Hockey Equipment Companies Could Benefit From Neck Guard Mandate

The nation’s governing body for ice hockey is cracking down on neck safety measures after a string of incidents that resulted in fatal injuries.

On Sunday, the USA Hockey Congress approved legislation that requires the use of neck laceration protection for players of all ages (outside of adults) in games and practices. The new rule, which includes on-ice officials under the age of 18, will go into effect starting on Aug. 1.

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The new policy, which has been adopted by the English Ice Hockey Association and International Ice Hockey Federation, extends to 19-year-old boys, girls and other junior-level U.S. players.

The delay in implementing the new rule allows for potential production delays for neck guards and supply chain issues. The move comes just three months after Minnesota native and former Nottingham Panthers player Adam Johnson died after his neck was cut by an opposing player’s skate during an Elite Ice Hockey League game. Former St. Luke’s School player Teddy Balkind also died two years ago when he took a skate to the neck in a private school matchup in Greenwich, Conn.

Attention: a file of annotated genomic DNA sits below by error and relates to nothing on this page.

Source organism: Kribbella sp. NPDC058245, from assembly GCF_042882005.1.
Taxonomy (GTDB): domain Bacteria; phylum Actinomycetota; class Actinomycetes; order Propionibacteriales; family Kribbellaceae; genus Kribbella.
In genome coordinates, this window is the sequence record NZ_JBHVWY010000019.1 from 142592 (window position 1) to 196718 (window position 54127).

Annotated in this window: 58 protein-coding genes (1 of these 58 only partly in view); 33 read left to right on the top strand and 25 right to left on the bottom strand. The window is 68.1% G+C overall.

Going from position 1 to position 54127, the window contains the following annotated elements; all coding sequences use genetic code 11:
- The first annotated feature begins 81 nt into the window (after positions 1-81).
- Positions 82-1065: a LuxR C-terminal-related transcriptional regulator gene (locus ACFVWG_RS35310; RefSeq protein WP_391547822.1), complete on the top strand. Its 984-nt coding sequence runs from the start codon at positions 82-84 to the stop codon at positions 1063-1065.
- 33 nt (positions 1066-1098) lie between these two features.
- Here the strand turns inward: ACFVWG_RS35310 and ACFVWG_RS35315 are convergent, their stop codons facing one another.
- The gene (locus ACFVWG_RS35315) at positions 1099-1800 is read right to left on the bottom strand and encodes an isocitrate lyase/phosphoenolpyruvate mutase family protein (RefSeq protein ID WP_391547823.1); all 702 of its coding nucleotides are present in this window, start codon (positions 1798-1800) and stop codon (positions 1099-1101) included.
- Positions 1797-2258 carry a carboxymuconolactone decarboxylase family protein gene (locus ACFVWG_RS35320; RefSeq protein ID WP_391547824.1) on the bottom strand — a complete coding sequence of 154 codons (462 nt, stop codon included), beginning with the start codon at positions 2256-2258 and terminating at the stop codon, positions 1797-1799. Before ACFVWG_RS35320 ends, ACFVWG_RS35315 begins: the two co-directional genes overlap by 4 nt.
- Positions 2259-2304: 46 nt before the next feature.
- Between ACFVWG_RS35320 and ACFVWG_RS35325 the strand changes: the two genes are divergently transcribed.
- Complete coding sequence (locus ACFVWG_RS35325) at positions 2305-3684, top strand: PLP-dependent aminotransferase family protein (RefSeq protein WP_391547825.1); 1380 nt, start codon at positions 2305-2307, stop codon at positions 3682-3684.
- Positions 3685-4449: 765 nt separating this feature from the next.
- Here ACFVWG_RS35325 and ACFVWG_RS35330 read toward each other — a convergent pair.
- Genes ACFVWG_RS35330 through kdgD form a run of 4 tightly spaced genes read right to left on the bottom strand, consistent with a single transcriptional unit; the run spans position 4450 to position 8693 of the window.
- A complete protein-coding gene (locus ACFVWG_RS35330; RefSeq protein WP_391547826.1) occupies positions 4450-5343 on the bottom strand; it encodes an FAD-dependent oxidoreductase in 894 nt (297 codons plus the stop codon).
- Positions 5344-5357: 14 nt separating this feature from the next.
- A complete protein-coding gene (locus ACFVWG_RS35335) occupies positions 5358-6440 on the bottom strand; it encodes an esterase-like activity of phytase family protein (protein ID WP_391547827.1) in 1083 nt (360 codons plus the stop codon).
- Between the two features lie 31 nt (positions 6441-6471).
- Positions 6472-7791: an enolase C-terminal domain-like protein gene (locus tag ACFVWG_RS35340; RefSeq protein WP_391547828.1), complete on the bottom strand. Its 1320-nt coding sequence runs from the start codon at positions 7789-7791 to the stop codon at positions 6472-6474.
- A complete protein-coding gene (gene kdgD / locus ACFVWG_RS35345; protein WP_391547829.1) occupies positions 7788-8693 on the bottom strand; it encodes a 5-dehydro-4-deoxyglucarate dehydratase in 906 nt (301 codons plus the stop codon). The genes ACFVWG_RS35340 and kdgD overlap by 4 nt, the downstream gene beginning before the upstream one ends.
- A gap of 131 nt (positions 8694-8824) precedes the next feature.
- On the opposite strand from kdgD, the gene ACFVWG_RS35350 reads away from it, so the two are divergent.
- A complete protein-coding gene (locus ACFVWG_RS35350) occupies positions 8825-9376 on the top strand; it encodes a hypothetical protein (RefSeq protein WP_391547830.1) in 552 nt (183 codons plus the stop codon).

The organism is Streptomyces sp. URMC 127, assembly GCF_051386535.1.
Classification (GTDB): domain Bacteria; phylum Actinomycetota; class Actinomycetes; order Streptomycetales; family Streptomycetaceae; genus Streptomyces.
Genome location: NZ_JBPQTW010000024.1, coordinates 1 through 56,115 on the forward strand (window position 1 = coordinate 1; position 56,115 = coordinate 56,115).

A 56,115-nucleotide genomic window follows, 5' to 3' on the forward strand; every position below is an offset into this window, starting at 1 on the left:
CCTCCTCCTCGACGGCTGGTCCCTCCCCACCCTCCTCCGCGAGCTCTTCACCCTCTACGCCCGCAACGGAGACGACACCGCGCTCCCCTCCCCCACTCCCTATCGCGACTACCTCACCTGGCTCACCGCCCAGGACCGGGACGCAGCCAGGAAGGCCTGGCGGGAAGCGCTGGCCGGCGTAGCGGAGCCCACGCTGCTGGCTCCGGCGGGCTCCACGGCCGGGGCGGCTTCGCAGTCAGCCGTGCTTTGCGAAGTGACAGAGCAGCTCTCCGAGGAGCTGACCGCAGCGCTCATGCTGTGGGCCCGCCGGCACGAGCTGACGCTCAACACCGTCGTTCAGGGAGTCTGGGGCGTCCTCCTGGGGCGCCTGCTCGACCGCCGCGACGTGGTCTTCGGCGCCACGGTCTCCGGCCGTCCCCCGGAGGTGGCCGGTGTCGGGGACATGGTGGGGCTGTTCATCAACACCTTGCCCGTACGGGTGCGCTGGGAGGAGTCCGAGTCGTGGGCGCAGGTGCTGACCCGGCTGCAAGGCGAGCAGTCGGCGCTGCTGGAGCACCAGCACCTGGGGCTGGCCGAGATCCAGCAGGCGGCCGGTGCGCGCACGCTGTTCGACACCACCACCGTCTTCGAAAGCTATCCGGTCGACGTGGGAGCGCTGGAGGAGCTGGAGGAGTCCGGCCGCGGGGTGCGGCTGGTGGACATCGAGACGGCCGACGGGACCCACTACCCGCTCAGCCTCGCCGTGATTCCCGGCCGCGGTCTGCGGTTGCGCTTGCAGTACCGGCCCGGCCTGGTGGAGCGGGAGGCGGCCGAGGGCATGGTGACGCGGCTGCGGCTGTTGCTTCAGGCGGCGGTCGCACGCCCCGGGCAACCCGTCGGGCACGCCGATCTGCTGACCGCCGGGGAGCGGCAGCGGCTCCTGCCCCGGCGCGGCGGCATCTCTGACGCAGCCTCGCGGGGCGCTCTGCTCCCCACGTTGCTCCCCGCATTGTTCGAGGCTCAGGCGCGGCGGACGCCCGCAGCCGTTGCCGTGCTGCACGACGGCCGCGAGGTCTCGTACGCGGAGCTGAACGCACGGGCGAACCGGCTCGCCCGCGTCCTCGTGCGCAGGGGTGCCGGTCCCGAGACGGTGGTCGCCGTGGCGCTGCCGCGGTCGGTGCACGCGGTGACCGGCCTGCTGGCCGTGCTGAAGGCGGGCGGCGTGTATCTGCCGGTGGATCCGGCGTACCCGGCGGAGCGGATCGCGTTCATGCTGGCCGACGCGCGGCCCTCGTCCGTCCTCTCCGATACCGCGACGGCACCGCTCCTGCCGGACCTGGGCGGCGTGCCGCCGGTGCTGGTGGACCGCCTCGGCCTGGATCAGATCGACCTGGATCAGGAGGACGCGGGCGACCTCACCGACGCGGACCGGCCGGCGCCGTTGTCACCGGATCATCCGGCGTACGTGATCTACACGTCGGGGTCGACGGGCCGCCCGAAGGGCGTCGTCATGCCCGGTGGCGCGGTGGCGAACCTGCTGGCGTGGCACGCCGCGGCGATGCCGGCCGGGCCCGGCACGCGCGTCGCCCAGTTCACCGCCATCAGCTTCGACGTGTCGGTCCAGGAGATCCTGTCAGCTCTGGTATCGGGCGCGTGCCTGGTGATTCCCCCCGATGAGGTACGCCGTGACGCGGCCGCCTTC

Some NHL players, including Tampa Bay’s Cole Koepke, have come out in support of using neck guards since the death of Johnson. Washington Capitals right winger TJ Oshie, for example, has worn protective turtlenecks from his own apparel brand Warroad since the Johnson incident.

Warroad, founded by Oshie in 2018, is one of the hockey brands that could benefit from the new legislation as more players will turn to equipment endorsed by the game’s biggest stars. CCM Hockey, Skate Armor and Sherwood Hockey, which calls NHL stars Connor Bedard and Matthew Tkachuk brand ambassadors, are among other popular hockey equipment companies that produce neck protectors and likely will see a jump in sales as a result of the latest policy.

Sherwood’s parent company Canadian Tire Corp. (CTC) is a publicly owned merchandise company that reeled in $4.6 billion in revenue during last year’s third quarter. CTC, which also owns giant Canadian retailer Sport Chek, acquired Sherwood in 2018. A jolt may be helpful for CTC after reportedly laying off a small portion of its workforce at the end of last year because of softening consumer demand.

USA Hockey has previously recommended neck laceration protection, but the organization’s board of directors decided to reevaluate requirements last year and asked its safety and protective equipment committee to implement potential rule changes this past November.

The legislation also strongly recommends the use of neck laceration protection for adults. But will the NHL follow suit? That remains unclear as neck guards continue to be optional for players. Any changes would have to be through an amendment between the NHL and the NHL’s Players Association. The Pittsburgh Penguins though have made neck guards mandatory for their feeder team players in the American Hockey League and East Coast Hockey League.

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